Limusaurus inextricabilis: Strange new dinosaur species lost their teeth as adults
A team of researchers from George Washington University has published a paper in Current Biology that details their discovery of a new species of dinosaur, which could explain why birds have beaks but no teeth. The dinosaur, Limusaurus inextricabilis, was discovered in the Xinjiang province of China. The team studied 19 skeletons that were found in an ancient “death pit,” where they had become stuck in mud and were unable to escape.
The dinosaurs ranged in age from babies to adults, exhibiting a pattern of tooth loss over time. This age range was important to the researchers for two reasons, as Dr. James Clark outlines, “First, it’s very rare to find a growth series from baby to adult dinosaurs. Second, this unusually dramatic change in anatomy suggests there was a big shift in Limusaurus inextricabilis diet from adolescence to adulthood.”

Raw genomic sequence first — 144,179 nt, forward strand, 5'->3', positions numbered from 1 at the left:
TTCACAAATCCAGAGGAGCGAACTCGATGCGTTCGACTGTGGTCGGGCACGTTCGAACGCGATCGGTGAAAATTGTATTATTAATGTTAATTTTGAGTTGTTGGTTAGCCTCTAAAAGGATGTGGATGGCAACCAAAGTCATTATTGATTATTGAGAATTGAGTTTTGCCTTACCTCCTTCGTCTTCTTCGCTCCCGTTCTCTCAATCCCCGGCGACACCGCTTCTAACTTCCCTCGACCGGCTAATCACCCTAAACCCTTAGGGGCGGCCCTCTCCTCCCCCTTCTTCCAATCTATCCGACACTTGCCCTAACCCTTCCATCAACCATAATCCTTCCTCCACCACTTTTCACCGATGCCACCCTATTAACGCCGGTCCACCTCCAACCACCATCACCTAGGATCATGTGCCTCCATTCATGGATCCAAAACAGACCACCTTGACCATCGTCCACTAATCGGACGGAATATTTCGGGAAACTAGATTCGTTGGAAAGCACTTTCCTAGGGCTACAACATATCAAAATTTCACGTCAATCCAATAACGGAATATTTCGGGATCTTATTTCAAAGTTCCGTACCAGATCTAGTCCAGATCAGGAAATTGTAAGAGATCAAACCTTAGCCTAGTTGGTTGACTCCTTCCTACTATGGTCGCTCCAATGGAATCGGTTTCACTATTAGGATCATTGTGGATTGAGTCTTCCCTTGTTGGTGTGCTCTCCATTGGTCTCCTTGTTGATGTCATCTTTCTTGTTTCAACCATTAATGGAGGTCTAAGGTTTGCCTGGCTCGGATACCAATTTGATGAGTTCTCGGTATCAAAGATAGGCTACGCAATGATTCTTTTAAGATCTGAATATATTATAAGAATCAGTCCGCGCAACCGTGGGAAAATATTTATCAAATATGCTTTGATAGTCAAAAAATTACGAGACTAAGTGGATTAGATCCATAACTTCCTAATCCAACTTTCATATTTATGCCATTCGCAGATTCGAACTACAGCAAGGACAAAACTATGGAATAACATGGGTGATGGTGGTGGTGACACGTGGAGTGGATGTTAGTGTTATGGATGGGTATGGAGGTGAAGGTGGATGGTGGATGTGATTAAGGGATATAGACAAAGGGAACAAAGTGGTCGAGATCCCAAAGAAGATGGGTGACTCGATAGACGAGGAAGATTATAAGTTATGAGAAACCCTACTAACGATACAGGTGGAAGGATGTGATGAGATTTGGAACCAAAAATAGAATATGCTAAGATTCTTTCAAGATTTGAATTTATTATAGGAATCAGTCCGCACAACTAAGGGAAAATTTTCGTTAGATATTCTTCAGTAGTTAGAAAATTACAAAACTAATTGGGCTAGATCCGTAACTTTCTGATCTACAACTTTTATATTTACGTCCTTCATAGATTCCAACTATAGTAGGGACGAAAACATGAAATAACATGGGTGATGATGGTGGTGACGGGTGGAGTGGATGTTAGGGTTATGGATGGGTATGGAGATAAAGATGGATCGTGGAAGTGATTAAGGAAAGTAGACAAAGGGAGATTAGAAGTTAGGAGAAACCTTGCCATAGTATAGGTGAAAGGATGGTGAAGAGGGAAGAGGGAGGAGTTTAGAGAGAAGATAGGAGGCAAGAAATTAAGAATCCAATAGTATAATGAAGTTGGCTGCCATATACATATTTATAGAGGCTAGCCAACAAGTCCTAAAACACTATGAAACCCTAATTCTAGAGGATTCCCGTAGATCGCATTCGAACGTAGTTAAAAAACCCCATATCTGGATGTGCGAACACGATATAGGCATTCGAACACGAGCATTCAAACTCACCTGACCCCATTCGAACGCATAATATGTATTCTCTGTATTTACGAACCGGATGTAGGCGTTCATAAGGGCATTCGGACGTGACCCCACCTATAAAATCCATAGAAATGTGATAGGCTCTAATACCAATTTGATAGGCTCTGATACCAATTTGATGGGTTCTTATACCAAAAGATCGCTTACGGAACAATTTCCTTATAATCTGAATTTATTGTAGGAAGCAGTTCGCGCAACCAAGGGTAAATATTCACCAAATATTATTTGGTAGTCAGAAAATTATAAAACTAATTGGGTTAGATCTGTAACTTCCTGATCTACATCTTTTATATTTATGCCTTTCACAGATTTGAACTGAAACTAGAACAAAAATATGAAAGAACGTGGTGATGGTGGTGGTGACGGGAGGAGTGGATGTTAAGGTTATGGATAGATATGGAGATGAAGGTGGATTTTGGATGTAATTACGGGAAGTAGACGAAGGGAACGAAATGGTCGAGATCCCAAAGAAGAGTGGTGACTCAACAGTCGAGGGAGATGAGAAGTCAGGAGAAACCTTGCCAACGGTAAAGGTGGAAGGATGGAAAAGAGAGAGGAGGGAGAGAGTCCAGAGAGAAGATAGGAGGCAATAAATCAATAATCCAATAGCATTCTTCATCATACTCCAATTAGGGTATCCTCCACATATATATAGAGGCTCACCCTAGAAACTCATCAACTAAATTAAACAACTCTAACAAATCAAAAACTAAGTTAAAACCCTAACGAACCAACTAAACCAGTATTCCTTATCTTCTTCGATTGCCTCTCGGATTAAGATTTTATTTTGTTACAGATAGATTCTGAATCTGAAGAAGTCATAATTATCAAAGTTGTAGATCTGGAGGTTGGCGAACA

The baby skeleton had small, sharp teeth, while the adult skeletons had no teeth at all and did not appear to grow another set as adults. This may indicate that the young Limusaurus were carnivores or omnivores, while the adults were herbivores. Generally, a change in tooth structure or loss of teeth is indicative of a diet change as well. The chemical makeup of the dinosaurs’ bones also supports the team’s theory of a diet change between babies and adults.
Limusaurus is a part of the theropod group of dinosaurs, which are the evolutionary ancestors of birds. Scientists believe that these fossils may help show how theropods such as birds lost their teeth, initially going through anatomical changes during development from infancy to adulthood.
Josef Stiegler, a co-author on the paper, reiterates the importance of these fossil findings, “For most dinosaur species we have few specimens and a very incomplete understanding of their developmental biology. The large sample size of Limusaurus allowed us to use several lines of evidence including the morphology, microstructure, and stable isotopic composition of the fossil bones to understand development and dietary changes in this animal.”
Credit: Earth.com author Connor Ertz/George Washington University